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SYFY WIRE The Handmaid's Tale

'The Handmaid's Tale' showrunners praise Elisabeth Moss' directing mastery in the Season 5 premiere

The fifth season of The Handmaid's Tale returns with June battling two sides of herself.

By Tara Bennett
Elisabeth Moss in The Handmaid's Tale Season 5

To say that the political and social climate of the United States as changed significantly since the 2017 debut of Hulu's series adaptation of Margaret Atwood's The Handmaid's Tale is pretty much a gross understatement. Over the five years that the series has played out the harrowing experiences of June Osborne (Elisabeth Moss), in Gilead, real-life activists have borrowed heavily from the visuals of the series for female-centric social protests around the country. The red handmaid cloaks with their white blinders speak volumes in their silence. The creator of the series, Bruce Miller, and executive producer Warren Littlefield have certainly taken note and admit they're as surprised as anyone how much the country has changed in such a short period of time. 

With Season 5 the first of the series to drop in a post-Roe v. Wade world, it seems like it would be an increasingly difficult situation to walk into the Season 5 The Handmaid's Tale writers' room and not have the outside world influence the course of the show's narrative. Bruce Miller tells SYFY WIRE that has certainly been the case.

"You're absolutely right, that you can't deny that the outside world is going to change how you write and how you think," Miller says. "But we do try not to, directly. We all talk about the news and we're very involved in the world around us. All the actors are as well. Everybody talks about it, but tries not to bring in the specifics, because we try very hard to follow June and follow that story."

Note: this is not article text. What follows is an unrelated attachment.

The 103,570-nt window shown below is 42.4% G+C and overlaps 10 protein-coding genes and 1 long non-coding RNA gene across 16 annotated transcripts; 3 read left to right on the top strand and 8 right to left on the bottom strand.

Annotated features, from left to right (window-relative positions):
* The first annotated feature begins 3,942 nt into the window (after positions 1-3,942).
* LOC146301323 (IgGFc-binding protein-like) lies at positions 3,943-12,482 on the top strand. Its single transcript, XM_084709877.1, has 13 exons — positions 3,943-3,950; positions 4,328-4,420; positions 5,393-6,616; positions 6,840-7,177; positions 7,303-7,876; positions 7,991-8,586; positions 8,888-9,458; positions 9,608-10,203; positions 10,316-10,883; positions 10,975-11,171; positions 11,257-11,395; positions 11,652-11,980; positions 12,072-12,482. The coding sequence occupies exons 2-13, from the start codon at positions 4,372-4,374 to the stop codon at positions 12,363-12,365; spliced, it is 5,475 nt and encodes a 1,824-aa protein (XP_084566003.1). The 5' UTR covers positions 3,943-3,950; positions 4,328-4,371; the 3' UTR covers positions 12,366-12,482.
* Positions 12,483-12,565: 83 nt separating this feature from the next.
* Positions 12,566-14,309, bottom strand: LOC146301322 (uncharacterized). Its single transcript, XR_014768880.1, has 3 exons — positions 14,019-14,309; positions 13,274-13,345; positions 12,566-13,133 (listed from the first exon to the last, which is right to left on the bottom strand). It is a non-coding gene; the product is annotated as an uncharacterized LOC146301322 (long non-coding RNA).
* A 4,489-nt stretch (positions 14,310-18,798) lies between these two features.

Every season of The Handmaid's Tale has been told primarily from June's perspective, first as a Handmaid in Commander Waterford's (Joseph Fiennes) home with his wife, Serena Joy (Yvonne Strahovski), and now as a Gilead refugee in Canada. But across four seasons there have been pointed flashbacks of June and Luke Osborne's (O. T. Fagbenle) everyday life that depict the slippery slope of pre-Gilead lost liberties that in turn lef to civil war and the eventual establishment of a totalitarian and Christofascist regime. Miller says having Atwood's book as a guide has allowed them to not get mired in current-day politics. 

"It actually makes it easier because we always know where we're going to go, which is what would happen next to June?" Miller explains. "What's the next thing she would remember from her story? I think that we are allowed to follow her with all her setbacks and all of those things because of Elisabeth Moss and her performance and the performance of the whole cast. I think we just take advantage of that in such a big way of making sure that we feel that we're using these actors to their fullest and that's what really brings the characters to life."

Part of using actors to their fullest involves getting them behind the camera, in the case of Moss, who is also an executive producer and now a frequent director for the series. She directed the premiere of Season 5, which sets the tone for where June is mentally and physically after she and her former fellow handmaidens murdered Commander Waterford with their bare hands in the fourth season finale. The aftermath has the vengeful Offred waging an internal war against the more measured June trying to adapt to freedom and reconnect with her husband and daughter. 

First episodes of every season on any series are always demanding to set up, but Miller says he and Littlefield were hoping Moss would put herself up to take on the task. "I think Warren and I had been waiting for her to bring it up because that's what you need, is the desire," Miller says about how she came to direct the premiere. "She certainly had the skills and certainly had the experience. But, if she didn't want to, I wasn't gonna push her. She's a grown woman. But we were both very eager to say yes when she brought it up and were happy she was also eager to do it."

Littlefield adds, "I thought her work in Season 4 as a director — like let's not even touch Lizzie Moss, the award-winning actress — was formidable. She made her mark. I think she's taking it to another level in Season 5. The question was do you want to take on, after the end of Season 4, opening up on a thematic that's June versus Offred? The trauma, the anger, and trying to wash away the sin. And she wanted that," he enthuses. "Honestly in the triangle of trust that is Bruce, Lizzie, and myself, where so many decisions are made, it was easy. We were like, 'Go!'"

He also notes that Episodes 1 and 2 of Season 5, both of which Moss directed, are very different in tone and execution. "502 is an opera. It's technically a ballet, but it's an opera," he says of its melodramatic tone that culminates in the episode's climax. "She rose to that."

New episodes of The Handmaid's Tale Season 5 stream on Wednesday on Hulu.